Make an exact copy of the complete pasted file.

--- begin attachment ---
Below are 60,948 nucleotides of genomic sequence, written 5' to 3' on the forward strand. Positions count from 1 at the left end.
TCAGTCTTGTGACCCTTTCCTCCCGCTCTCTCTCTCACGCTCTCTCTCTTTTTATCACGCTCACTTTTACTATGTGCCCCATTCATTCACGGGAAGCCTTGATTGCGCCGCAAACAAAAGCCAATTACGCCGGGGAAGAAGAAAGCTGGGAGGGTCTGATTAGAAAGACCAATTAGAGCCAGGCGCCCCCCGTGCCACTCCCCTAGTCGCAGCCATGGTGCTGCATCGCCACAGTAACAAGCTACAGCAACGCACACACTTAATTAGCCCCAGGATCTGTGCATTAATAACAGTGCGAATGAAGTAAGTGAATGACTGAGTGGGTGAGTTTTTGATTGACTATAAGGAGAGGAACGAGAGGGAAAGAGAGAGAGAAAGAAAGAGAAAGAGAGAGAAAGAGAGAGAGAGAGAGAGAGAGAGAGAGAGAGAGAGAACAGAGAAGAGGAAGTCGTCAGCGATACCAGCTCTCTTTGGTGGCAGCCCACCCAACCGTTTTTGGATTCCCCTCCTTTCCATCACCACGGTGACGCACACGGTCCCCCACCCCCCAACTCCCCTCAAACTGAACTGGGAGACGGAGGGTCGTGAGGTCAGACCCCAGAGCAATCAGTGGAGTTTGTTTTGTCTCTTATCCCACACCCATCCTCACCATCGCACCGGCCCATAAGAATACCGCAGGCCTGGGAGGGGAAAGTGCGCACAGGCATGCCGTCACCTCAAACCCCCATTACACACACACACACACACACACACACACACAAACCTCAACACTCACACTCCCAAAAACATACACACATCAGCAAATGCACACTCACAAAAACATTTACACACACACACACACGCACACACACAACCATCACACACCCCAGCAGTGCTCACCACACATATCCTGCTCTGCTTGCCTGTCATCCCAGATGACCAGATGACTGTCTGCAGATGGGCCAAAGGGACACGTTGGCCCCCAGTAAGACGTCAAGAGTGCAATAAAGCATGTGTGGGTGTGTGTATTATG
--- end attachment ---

Below are 60,948 nucleotides of genomic sequence, written 5' to 3' on the forward strand. Positions count from 1 at the left end.
TCAGTCTTGTGACCCTTTCCTCCCGCTCTCTCTCTCACGCTCTCTCTCTTTTTATCACGCTCACTTTTACTATGTGCCCCATTCATTCACGGGAAGCCTTGATTGCGCCGCAAACAAAAGCCAATTACGCCGGGGAAGAAGAAAGCTGGGAGGGTCTGATTAGAAAGACCAATTAGAGCCAGGCGCCCCCCGTGCCACTCCCCTAGTCGCAGCCATGGTGCTGCATCGCCACAGTAACAAGCTACAGCAACGCACACACTTAATTAGCCCCAGGATCTGTGCATTAATAACAGTGCGAATGAAGTAAGTGAATGACTGAGTGGGTGAGTTTTTGATTGACTATAAGGAGAGGAACGAGAGGGAAAGAGAGAGAGAAAGAAAGAGAAAGAGAGAGAAAGAGAGAGAGAGAGAGAGAGAGAGAGAGAGAGAGAGAACAGAGAAGAGGAAGTCGTCAGCGATACCAGCTCTCTTTGGTGGCAGCCCACCCAACCGTTTTTGGATTCCCCTCCTTTCCATCACCACGGTGACGCACACGGTCCCCCACCCCCCAACTCCCCTCAAACTGAACTGGGAGACGGAGGGTCGTGAGGTCAGACCCCAGAGCAATCAGTGGAGTTTGTTTTGTCTCTTATCCCACACCCATCCTCACCATCGCACCGGCCCATAAGAATACCGCAGGCCTGGGAGGGGAAAGTGCGCACAGGCATGCCGTCACCTCAAACCCCCATTACACACACACACACACACACACACACACACAAACCTCAACACTCACACTCCCAAAAACATACACACATCAGCAAATGCACACTCACAAAAACATTTACACACACACACACACGCACACACACAACCATCACACACCCCAGCAGTGCTCACCACACATATCCTGCTCTGCTTGCCTGTCATCCCAGATGACCAGATGACTGTCTGCAGATGGGCCAAAGGGACACGTTGGCCCCCAGTAAGACGTCAAGAGTGCAATAAAGCATGTGTGGGTGTGTGTATTATG